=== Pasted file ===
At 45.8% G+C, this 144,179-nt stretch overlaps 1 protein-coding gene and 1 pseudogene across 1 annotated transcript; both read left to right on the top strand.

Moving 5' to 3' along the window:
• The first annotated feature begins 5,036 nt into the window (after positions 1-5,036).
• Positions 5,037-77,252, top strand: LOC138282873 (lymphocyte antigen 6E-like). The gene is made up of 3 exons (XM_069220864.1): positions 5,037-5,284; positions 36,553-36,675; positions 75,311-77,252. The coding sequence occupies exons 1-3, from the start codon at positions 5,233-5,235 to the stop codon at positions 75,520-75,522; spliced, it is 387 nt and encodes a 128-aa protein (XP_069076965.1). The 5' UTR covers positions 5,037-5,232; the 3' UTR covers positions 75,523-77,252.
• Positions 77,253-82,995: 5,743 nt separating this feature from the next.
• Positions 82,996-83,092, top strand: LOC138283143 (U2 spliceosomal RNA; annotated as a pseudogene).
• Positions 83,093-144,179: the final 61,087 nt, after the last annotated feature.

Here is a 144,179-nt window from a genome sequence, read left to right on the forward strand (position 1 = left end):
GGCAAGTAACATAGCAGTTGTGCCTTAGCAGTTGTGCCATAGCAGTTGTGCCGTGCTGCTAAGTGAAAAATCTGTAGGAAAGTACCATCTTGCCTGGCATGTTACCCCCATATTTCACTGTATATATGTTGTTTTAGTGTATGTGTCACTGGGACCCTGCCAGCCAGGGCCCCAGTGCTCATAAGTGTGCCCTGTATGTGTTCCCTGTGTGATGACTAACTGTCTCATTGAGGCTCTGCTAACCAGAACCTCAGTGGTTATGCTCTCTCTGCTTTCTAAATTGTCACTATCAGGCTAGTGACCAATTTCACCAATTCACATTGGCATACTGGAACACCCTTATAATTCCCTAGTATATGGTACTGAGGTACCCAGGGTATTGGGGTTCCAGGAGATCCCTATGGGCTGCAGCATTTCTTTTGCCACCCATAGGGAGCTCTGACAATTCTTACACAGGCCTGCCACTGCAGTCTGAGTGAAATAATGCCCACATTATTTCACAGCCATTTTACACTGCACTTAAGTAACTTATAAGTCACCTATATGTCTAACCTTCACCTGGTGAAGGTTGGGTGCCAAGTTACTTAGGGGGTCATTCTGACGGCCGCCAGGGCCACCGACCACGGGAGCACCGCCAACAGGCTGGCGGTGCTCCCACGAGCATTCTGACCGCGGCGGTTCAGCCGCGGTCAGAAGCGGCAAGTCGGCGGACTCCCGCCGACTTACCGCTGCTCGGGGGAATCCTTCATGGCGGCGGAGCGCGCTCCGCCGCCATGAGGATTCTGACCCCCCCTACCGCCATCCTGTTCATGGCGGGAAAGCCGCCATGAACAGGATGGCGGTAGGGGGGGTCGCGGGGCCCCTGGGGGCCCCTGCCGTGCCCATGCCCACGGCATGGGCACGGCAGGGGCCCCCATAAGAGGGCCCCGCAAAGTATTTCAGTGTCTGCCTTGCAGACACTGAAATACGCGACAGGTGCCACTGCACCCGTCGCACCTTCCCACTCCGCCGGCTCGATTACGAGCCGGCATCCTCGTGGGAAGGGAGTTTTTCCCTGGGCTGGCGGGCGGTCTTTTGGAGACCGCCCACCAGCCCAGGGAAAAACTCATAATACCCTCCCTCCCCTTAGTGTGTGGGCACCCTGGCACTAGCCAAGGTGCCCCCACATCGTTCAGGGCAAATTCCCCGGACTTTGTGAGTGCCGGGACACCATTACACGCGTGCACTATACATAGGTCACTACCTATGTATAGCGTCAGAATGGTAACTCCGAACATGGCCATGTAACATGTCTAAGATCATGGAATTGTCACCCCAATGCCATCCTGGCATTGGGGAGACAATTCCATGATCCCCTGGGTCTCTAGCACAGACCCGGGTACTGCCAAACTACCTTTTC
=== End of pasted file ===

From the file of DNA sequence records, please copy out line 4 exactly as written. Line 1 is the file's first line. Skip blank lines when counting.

• Positions 5,037-77,252, top strand: LOC138282873 (lymphocyte antigen 6E-like). The gene is made up of 3 exons (XM_069220864.1): positions 5,037-5,284; positions 36,553-36,675; positions 75,311-77,252. The coding sequence occupies exons 1-3, from the start codon at positions 5,233-5,235 to the stop codon at positions 75,520-75,522; spliced, it is 387 nt and encodes a 128-aa protein (XP_069076965.1). The 5' UTR covers positions 5,037-5,232; the 3' UTR covers positions 75,523-77,252.